Pollicita has thus effectively taken up the cause of the late Alberto Nisman, who was found dead under suspicious circumstances the night before he was scheduled to present evidence in the case that he had been researching for 10 years.
In addition to implicating Argentine leaders in a plot to shield Iranians from prosecution in exchange for favorable trade agreements, Nisman called for the arrest of eight senior Iranian officials, and added that others, including current Iranian President Hassan Rouhani, could be tied to the government apparatus responsible for planning the attack.
Pollicita’s decision to move forward with the case was surprising to some observers. But The Algemeiner was told by one Buenos Aires political analyst that that move “underlined the credibility of Nisman’s original accusations.”
The decision also comes shortly after a Jewish member of the Argentine parliament, Sergio Bergman pointed his finger squarely at Iran for the AIMA bombing and the apparent assassination of Alberto Nisman.
“There is no doubt,” Bergman was quoted as saying in a separate Algemeiner report. “You do not have to be crazy to suggest that Iran is involved in his death. It’s not a delusion. To the contrary: Tehran has always been involved here, mixed up with the intelligence services, making agreements with the government, planting spies, in some ways invading us. Iran decides what it does here.”
The Nisman case may be perceived as pushback against this influence, which extends across much of recent history and into other regions of South America. During the 1980s and 90s, terrorist attacks organized by Iran and carried out by Hezbollah were a familiar sight in places like Argentinian. And by some accounts these operations continue to the present day.
Last week, Uruguay expelled an Iranian diplomat from the country over alleged connections between the Iranian embassy and two fake bombs that were left outside of the Israeli embassy on November 24 and January 8 as probable acts of either psychological intimidation or practice for a genuine terrorist attack.
Incidents like this are perhaps made more alarming by the fact that the Iranian media is explicitly boasting about the expansion of its influence in areas of the globe where it is accused of terrorist activities, including South America. On Friday, Tasnim News Agency reported that an Iran-built cement factory had just opened in the nation of Venezuela.
While such business dealings seem innocuous on the surface, media reports this week newly revealed some of the ways in which Iran has utilized front companies and commercial interests to facilitate illicit arms shipments and to cheat on international sanctions aimed at curtailing its nuclear program.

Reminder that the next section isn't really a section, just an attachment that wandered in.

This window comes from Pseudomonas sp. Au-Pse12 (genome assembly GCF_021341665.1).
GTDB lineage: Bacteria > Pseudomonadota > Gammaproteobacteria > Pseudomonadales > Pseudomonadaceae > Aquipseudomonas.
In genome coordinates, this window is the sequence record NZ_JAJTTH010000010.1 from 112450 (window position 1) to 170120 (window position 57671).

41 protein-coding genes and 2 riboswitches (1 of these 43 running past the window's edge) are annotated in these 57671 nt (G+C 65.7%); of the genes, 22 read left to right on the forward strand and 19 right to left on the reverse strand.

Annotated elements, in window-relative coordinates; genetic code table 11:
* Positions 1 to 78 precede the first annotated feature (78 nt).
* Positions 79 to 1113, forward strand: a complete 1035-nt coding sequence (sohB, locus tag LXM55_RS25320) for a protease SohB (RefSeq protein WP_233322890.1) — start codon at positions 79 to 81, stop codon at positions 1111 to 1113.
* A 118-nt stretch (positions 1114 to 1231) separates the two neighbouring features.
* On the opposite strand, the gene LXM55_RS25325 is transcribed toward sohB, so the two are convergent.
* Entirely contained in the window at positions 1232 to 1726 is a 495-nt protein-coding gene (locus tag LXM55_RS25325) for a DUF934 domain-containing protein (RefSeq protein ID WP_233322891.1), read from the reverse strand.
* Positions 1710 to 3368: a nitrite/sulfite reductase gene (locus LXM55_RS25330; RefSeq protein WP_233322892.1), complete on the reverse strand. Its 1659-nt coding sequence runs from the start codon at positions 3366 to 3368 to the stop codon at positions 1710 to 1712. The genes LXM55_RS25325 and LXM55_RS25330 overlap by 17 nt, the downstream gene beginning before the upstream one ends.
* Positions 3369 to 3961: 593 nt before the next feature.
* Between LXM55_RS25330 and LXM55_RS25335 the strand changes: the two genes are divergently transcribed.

Furthermore, Fars News Agency issued a report on Friday implying that Iran was angling for additional commercial influence in the Western Hemisphere, much closer to the border with the United States. The brief article announced that Iran was prepared to “share its experiences with Mexico in the energy field, [especially] helping that country to build oil and gas refineries.”
Such announcements are familiar in Iranian media, but do not always reflect mutual interest in such dealings. However, even when falsified or exaggerated, the reports point to another aspect of Iranian foreign influence: propaganda. This was highlighted on Friday in a Japan Times report that warned of the potential for Russian “hybrid warfare” to serve as a model for its anti-Western allies, especially including Iran.
In remarks that are sure to strike a chord with critics of the Obama administration’s approach to nuclear negotiations with Iran, the Japan Times, referring to a study by the International Institute for Strategic Studies, said that Russia has been using a strategy of “limited war for limited objectives” in Ukraine, thus maintaining deniability about its actions and making the Western response more difficult.
The report adds that this strategy is supplemented by social media and other propaganda tools as a way of shaping public opinion, and that this is also something that the West has been struggling to counteract. Similarly, with respect to nuclear negotiations with Iran, the Obama administration has specifically acknowledged that it is worried about the ability that Iran might have to shape public opinion and convince the international community that the US is at fault in the event of collapse of the talks.
In his editorial in The National Interest on Thursday, James S. Robbins accused the Obama administration of ignoring the ideological dimensions of Iran’s activities and decision making, saying that Washington “refuses to promote a convincing counterargument for freedom.”
Robbins specifically pointed to Iranian Supreme Leader Ayatollah Ali Khamenei’s open letter to Western youth in the wake of the Charlie Hebdo attacks, in which he urged them to study Islam and argued that their view of the faith was likely influenced by deliberately negative media reports.
“For its part,” Robbins wrote, “the White House is making little effort to promote the cause of freedom among Iran’s youth, even though—given the radical, repressive nature of that regime—it is likely to be a much easier idea to sell.”